We have not given out our two Libertarian Party of San Francisco awards for a while. We find it difficult to pick one recipient for our “Nanny of the Month” award among so many candidates. Our “Sensible Suggestion” award is rare. The last one went to Supervisor Mark Farrell in December 2012 for his support of entrepreneurial food truck vendors.
Therefore, we are delighted to have a new “Sensible Suggestion” award recipient: Katy Tang, City Supervisor for District 4. Thanks to San Francisco Examiner columnist Joel Engardio for acquainting the public with Supervisor Tang’s thoughts on the “housing crisis” in his San Francisco Examiner article of March 2, 2014, “Knowing When $4 Toast Signals S.F. Salvation, not Apocalypse.”
In his article, Mr. Engardio relates his conversation with Supervisor Tang about the transformation of San Francisco’s Outer Sunset district from a traditional residential neighborhood to a “trendsetter” community, featuring “urban murals, destination restaurants, art galleries and a food co-op.” He quotes Supervisor Tang:
“What you see just sprang up and has a life of its own. I love that it is so organic. People have a more independent attitude out here. They don’t like bureaucracy and government intervention.”
“For so long we made it difficult to grow neighborhoods. Now we just keep going in circles with sensational eviction stories and legislation against property owners.”
“I worry that we’re ignoring the unintended consequences of all the legislation in the pipeline. Instead of solving our housing problems, we may end up hurting more tenants in the long run.”
All well said, Supervisor Tang! As long as City Hall allows neighborhoods to grow organically, without picking winners and losers, without demonizing groups, the market, like nature, will find a way to prosper and thrive.
Read Joel Engardio's article:
Full Disclosure: Ours are no-prize, for-fun-only awards, without any tax consequences.
Update: On 06/26/14 we checked the San Francisco Department of Elections website, and experienced the pleasant surprise that this proposition is no longer listed. Now, we are hoping to see in the near future an initiative proposing that San Francisco Supervisors return to part-time status, which if passed would be truly a blessing! The benefits we list of Supervisors holding outside jobs would increase tenfold if in addition their jobs at the Board were part time.
A voter ballot initiative is in circulation whose supporters hope to place on the November 2014 ballot. This initiative failed to garner enough signatures for the June 2014 ballot, and we hope the same fate will befall it as it tries for November. The initiative is the “Conflict of Interest Prevention Act of 2014” (City Attorney’s title: “Prohibition on Outside Employment for Members of the Board of Supervisors”).
The initiative mandates that members of the Board of Supervisors “shall devote their entire time and attention during their term of office to performing the duties of their office and shall be prohibited from receiving compensation for any other occupation or business activity.”
We wholeheartedly agree with this initiative that We the People need to “ensure effective representation, prevent the waste of taxpayer dollars, and strengthen public confidence in the integrity of governmental decisions.” However, trying to achieve these lofty goals by prohibiting the members of the Board of Supervisors from holding any outside job is a stretch!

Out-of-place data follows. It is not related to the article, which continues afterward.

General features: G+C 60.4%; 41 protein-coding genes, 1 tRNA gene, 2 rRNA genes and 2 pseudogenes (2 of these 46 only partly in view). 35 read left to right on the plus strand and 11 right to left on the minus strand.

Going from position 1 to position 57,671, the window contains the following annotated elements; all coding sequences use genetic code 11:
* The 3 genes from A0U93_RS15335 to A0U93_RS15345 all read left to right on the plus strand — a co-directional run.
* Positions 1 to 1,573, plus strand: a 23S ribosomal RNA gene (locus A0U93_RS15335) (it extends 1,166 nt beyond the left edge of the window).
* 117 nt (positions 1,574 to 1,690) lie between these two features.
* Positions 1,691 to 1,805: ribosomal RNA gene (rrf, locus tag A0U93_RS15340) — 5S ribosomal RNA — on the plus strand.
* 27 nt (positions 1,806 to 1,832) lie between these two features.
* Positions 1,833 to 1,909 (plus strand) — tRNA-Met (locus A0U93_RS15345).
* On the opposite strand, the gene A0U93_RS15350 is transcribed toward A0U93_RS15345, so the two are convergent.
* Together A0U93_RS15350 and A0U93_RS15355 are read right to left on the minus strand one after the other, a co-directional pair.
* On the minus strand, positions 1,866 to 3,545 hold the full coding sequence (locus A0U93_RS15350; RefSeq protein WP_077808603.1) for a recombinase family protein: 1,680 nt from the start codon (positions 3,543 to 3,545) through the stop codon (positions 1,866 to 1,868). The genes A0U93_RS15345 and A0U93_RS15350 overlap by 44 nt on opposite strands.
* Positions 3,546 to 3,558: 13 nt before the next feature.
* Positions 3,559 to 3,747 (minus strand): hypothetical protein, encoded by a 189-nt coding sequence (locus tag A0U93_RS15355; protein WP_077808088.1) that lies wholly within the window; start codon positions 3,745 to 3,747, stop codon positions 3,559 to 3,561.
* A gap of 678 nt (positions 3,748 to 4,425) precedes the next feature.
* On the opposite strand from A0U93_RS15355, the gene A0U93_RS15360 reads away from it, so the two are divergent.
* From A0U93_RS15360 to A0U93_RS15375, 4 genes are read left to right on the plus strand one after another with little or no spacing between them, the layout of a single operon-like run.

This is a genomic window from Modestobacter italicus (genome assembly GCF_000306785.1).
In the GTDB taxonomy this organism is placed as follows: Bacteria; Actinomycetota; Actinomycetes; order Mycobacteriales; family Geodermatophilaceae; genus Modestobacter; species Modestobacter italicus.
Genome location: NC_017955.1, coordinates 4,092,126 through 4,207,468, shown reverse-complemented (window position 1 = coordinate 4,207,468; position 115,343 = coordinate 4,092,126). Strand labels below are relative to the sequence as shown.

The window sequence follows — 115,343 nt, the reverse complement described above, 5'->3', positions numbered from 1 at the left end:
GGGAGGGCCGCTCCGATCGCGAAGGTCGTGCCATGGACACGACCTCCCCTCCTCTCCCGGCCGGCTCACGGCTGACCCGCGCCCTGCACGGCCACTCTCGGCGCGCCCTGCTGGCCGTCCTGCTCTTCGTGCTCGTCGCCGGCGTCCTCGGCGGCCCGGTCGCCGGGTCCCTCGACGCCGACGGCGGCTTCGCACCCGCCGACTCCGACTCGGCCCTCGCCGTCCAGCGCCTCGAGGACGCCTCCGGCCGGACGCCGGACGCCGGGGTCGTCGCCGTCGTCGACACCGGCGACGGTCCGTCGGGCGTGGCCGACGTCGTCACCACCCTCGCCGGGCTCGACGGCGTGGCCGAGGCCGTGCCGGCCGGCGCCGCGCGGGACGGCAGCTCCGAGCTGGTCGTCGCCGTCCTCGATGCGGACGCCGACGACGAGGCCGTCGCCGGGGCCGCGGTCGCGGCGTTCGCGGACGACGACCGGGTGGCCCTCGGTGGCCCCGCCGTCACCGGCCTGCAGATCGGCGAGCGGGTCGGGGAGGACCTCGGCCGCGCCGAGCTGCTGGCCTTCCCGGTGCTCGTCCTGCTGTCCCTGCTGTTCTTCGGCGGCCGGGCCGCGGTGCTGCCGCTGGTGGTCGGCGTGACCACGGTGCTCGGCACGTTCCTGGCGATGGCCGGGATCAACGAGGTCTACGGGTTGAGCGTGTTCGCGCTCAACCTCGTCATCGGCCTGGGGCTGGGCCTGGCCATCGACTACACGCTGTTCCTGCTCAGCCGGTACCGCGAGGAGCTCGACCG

First, the only member at present to hold an outside job is Mark Farrell of District 2, who is one of the Managing Directors of Thayer Ventures, a venture capital firm. Interestingly, Farrell voted against his own interest as a Thayer director when he voted against exempting private companies for six years from paying the city's business tax on employee stock options. So, it would appear that this proposed initiative is a solution to a problem that does not exist.
Secondly, this proposed initiative has the potential of pushing Supervisors into the arms of lobbyists, since without any outside job or current outside skills, Supervisors would be totally dependent for their livelihood on lobbyists – no big money from lobbyists, no re-election.
Thirdly, the last thing on earth we should want is Supervisors (or any politician) with a lot of time on their hands, churning out copious amounts of legislation micromanaging every aspect of our lives. And demanding bigger and bigger salaries to compensate them for all that work.
Fourthly, even as a pre-emptive strike, this proposed initiative is not the right solution. We have not seen any indication that this proposal might be a poison pill against the possibility of folks undesired by the initiative’s supporters might take over the Board. But we would like to point out that the spokesperson for the initiative is Jon Golinger, the foe of Waterfront development that led the successful campaign against the 8 Washington group.
Lastly, a few press articles claim that San Francisco’s resident icon of fiscal responsibility, the Honorable Quentin Kopp, a former Supervisor, State Senator, and Judge, supports this proposed initiative. We would like to quote Mr. Kopp from one of his wonderful columns in the Westside Observer, “Ruminations of a Former Citizen Supervisor.” The segment, dated February 2011, is entitled “Dignity and Decorum”. We quote,
“One of the new supervisors, Mark Farrell, declared subsequently he would retain his private firm association, which was refreshing and might serve as an example for his ten other colleagues who pursue no private means of sustenance and treat their legislative service on the Board of Supervisors as a full-time responsibility, which as readers of the column know, it is not, despite the "full-time" amount of compensation bestowed upon these worthies. It's not merely surprising, but even ominous that all other supervisors eschew private enterprise in favor of a cocooned existence dependent entirely upon taxpayers and not the experience of "real-life" problems and issues. (Certainly, supervisors historically observed Charter Conflict of Interest provisions and avoided participation in matters creating any economic conflict between their interest and the public interest.)" http://www.westsideobserver.com/columns/quentinMay09.html
Spoken like a true “citizen statesman,” Mr. Kopp, the kind our Founding Fathers envisioned.
Have we given up the vision of our Founding Fathers? Have we voted it away? Have we fully fallen for the spurious argument that as population grows in a complex society, so must government’s power and reach?